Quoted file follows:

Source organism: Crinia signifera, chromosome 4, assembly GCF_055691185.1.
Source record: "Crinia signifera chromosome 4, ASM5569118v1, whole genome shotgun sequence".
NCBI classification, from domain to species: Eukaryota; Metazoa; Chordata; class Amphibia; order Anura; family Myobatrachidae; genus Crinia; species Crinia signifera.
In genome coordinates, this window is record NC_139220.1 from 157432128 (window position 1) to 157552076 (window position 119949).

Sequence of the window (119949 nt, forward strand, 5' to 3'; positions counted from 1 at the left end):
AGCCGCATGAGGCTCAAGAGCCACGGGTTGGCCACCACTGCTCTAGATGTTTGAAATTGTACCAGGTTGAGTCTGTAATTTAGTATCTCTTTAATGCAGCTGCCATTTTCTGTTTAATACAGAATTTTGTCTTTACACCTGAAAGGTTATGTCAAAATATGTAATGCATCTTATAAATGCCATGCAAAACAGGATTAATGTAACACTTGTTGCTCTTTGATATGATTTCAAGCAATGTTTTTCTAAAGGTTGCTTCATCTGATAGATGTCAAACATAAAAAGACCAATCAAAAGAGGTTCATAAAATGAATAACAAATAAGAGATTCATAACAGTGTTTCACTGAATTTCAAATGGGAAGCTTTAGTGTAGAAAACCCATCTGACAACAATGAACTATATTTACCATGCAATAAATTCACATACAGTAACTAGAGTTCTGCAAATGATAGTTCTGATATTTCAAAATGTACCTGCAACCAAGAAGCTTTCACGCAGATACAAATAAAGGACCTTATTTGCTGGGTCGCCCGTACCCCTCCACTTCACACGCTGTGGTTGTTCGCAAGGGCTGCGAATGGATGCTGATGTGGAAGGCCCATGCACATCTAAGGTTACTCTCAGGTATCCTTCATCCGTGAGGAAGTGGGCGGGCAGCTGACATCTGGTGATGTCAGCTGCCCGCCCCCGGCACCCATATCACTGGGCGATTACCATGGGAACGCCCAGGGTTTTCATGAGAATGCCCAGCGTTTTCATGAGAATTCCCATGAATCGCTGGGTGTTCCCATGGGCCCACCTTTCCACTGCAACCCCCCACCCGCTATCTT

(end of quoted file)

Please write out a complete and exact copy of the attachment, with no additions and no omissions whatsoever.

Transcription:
Source organism: Crinia signifera, chromosome 4, assembly GCF_055691185.1.
Source record: "Crinia signifera chromosome 4, ASM5569118v1, whole genome shotgun sequence".
NCBI classification, from domain to species: Eukaryota; Metazoa; Chordata; class Amphibia; order Anura; family Myobatrachidae; genus Crinia; species Crinia signifera.
In genome coordinates, this window is record NC_139220.1 from 157432128 (window position 1) to 157552076 (window position 119949).

Sequence of the window (119949 nt, forward strand, 5' to 3'; positions counted from 1 at the left end):
AGCCGCATGAGGCTCAAGAGCCACGGGTTGGCCACCACTGCTCTAGATGTTTGAAATTGTACCAGGTTGAGTCTGTAATTTAGTATCTCTTTAATGCAGCTGCCATTTTCTGTTTAATACAGAATTTTGTCTTTACACCTGAAAGGTTATGTCAAAATATGTAATGCATCTTATAAATGCCATGCAAAACAGGATTAATGTAACACTTGTTGCTCTTTGATATGATTTCAAGCAATGTTTTTCTAAAGGTTGCTTCATCTGATAGATGTCAAACATAAAAAGACCAATCAAAAGAGGTTCATAAAATGAATAACAAATAAGAGATTCATAACAGTGTTTCACTGAATTTCAAATGGGAAGCTTTAGTGTAGAAAACCCATCTGACAACAATGAACTATATTTACCATGCAATAAATTCACATACAGTAACTAGAGTTCTGCAAATGATAGTTCTGATATTTCAAAATGTACCTGCAACCAAGAAGCTTTCACGCAGATACAAATAAAGGACCTTATTTGCTGGGTCGCCCGTACCCCTCCACTTCACACGCTGTGGTTGTTCGCAAGGGCTGCGAATGGATGCTGATGTGGAAGGCCCATGCACATCTAAGGTTACTCTCAGGTATCCTTCATCCGTGAGGAAGTGGGCGGGCAGCTGACATCTGGTGATGTCAGCTGCCCGCCCCCGGCACCCATATCACTGGGCGATTACCATGGGAACGCCCAGGGTTTTCATGAGAATGCCCAGCGTTTTCATGAGAATTCCCATGAATCGCTGGGTGTTCCCATGGGCCCACCTTTCCACTGCAACCCCCCACCCGCTATCTT